Dhe decision on longer operating times for the remaining three German nuclear power plants in the energy crisis is approaching. The Ministry of Economics wants to publish the results of the so-called stress test on the electricity system on Monday evening, which could result in the recommendation to extend the term over the winter. It is assumed that with the publication of the test, the first conclusions for the three remaining nuclear power plants will also be mentioned, said a person familiar with the talks from the Reuters news agency. According to Reuters information, the test at least suggests the continued operation of the Isar 2 and Neckarwestheim 2 reactors in two of the three scenarios tested. However, the third remaining Emsland nuclear power plant in Lower Saxony will not be needed over the winter.
In the nuclear phase-out, it was actually agreed that Isar 2 in Bavaria, Neckarwestheim 2 in Baden-Württemberg and Emsland in Lower Saxony would be the last reactors to be shut down on December 31st. In the course of the Ukraine war and the energy crisis, however, demands for an extension of the term from the Union and the FDP had become louder and louder.
The FDP does not go far enough: they want the term to be extended for years, also in order to be able to dampen the price of electricity. “In view of the worsening electricity crisis, the precautions for continued operation must be taken immediately,” says a decision by the party’s presidium. If this results in the need to procure further fuel elements, “the efforts for this must be initiated at short notice”.
Procuring new fuel elements normally takes months. The question of safety would then also become more acute during longer operation. The stretching operation with the existing fuel rods that is now being discussed could keep the southern German reactors in operation at least until the end of March if the output were reduced before winter.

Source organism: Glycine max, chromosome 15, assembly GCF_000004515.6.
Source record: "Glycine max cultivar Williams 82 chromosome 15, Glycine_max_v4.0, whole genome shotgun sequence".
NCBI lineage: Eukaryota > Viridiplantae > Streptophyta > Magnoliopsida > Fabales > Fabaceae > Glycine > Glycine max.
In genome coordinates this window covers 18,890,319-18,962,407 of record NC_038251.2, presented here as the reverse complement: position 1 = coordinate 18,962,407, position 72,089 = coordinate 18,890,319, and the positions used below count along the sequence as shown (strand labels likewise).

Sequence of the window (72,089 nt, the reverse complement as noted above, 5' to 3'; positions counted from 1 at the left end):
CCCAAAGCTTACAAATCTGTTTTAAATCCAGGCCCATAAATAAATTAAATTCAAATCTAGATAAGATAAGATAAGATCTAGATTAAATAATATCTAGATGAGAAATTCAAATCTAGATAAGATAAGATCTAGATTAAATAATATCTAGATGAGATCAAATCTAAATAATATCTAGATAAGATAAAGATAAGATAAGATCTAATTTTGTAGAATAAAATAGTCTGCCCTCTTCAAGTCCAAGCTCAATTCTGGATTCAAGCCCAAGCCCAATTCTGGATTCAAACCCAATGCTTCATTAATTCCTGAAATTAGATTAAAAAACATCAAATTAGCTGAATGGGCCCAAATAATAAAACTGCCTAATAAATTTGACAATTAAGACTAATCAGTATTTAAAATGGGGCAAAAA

For the Greens, whose fight against nuclear energy is part of their founding story, a decision to extend the term would be critical. In Baden-Württemberg, Winfried Kretschmann is governed by a green prime minister, in Lower Saxony there are state elections in October. Leading Greens had not ruled out a stretching operation. “For us as a parliamentary group, it is clear that if the stress test is presented, we will of course discuss it calmly and derive from it what steps are necessary,” said parliamentary group leader Britta Haßelmann.
In the past, Economics Minister Robert Habeck (Greens) had accused Bavaria in particular of being partly to blame for a possible power shortage. The country has not expanded wind power and delayed the construction of the line from the north.
But even in Baden-Württemberg there is a lack of wind energy that could supply electricity in winter. The Ministry of Economics is particularly critical of the situation there: Several coal-fired power plants are located on the Rhine, but are suffering from the low water. “Due to the very limited inland waterway transport, the coal stocks that have been built up could quickly be reduced,” says the “Energy Supply Situation Report” from the Ministry of Economic Affairs at the end of August, which is available to Reuters. The congested rail network also makes delivery by train difficult. In addition, electricity flows from Germany to France, since a large part of the nuclear power plants there are being overhauled. In addition, a lot of electricity is used for heating there in winter.
Continued operation of the nuclear power plant would raise a number of questions: On the one hand, the Atomic Energy Act would have to be changed. The security checks that have been overdue for years and were only suspended because of the imminent shutdown would have to be postponed again. After the Fukushima nuclear disaster, there were also more stringent requirements that the plants did not have to meet when they came to an end.
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